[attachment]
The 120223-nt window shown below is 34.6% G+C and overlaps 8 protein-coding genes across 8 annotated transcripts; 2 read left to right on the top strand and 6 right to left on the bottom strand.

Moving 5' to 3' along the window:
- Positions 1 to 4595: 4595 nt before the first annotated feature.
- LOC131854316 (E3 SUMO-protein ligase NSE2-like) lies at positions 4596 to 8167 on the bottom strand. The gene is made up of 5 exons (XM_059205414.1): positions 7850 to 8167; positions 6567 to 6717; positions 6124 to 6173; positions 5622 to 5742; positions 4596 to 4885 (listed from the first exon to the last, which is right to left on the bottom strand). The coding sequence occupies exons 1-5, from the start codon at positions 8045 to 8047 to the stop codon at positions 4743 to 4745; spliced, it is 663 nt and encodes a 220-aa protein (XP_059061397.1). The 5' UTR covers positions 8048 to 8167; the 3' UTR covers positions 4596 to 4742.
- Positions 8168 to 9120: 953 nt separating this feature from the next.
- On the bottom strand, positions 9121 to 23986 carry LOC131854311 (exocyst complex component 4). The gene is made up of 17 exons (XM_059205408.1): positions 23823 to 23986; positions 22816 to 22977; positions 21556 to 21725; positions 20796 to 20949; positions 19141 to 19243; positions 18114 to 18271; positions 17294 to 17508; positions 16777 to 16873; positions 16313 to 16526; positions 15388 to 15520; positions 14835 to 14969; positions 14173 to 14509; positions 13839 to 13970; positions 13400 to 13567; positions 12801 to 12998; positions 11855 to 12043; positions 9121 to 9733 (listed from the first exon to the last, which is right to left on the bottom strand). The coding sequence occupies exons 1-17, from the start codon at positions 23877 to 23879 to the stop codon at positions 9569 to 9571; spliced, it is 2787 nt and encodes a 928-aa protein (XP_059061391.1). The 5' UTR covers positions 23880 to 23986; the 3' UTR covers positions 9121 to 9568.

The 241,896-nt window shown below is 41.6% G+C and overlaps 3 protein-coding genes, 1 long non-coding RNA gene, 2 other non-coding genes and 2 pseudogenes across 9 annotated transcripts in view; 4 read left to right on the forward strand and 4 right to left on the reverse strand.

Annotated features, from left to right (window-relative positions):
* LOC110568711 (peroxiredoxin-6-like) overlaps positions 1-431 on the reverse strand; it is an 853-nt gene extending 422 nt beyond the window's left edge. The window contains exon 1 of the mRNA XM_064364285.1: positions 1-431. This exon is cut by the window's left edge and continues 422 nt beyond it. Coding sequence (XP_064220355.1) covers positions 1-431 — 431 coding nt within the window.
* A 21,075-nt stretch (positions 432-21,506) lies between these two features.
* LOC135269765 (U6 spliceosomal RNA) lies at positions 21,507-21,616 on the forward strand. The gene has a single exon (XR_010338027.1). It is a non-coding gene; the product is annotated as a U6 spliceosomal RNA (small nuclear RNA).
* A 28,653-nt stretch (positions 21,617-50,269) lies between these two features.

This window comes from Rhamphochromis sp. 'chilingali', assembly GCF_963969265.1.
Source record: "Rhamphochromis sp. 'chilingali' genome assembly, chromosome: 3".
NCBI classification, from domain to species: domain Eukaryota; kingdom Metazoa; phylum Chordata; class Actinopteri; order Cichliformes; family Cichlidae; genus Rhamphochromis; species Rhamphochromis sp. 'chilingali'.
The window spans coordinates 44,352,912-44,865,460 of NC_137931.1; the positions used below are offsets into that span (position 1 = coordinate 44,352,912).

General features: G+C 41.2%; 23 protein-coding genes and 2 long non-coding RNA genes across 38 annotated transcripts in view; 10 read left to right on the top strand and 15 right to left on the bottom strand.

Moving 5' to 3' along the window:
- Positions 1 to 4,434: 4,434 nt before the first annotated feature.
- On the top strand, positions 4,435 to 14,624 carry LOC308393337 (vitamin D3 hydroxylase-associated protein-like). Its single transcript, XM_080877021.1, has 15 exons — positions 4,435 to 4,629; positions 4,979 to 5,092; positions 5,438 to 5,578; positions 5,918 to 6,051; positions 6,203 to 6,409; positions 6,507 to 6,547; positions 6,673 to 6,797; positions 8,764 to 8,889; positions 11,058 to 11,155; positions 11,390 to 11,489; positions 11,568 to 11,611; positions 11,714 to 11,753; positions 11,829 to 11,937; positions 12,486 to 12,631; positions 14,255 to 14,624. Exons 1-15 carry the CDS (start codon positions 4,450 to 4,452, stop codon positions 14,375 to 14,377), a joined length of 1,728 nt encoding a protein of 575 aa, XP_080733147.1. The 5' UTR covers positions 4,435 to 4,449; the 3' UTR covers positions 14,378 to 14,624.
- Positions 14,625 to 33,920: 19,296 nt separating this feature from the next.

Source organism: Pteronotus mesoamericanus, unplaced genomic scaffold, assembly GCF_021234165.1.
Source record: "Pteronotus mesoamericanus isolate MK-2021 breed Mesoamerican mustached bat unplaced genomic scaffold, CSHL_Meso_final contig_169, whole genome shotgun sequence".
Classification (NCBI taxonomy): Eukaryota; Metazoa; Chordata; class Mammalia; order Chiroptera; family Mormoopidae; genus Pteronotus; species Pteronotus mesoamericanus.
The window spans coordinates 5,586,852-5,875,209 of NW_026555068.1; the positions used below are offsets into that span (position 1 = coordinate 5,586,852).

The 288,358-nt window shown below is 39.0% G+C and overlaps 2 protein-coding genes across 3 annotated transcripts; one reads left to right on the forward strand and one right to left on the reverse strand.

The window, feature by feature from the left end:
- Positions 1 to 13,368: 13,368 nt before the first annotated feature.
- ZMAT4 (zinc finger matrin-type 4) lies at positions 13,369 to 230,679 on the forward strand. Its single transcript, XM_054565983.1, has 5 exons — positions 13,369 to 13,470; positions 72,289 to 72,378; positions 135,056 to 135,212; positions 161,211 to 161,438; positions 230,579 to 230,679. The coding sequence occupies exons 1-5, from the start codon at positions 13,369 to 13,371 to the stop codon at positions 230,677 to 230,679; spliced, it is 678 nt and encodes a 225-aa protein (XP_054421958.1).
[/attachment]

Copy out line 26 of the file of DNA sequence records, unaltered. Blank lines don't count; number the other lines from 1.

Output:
The 288,358-nt window shown below is 39.0% G+C and overlaps 2 protein-coding genes across 3 annotated transcripts; one reads left to right on the forward strand and one right to left on the reverse strand.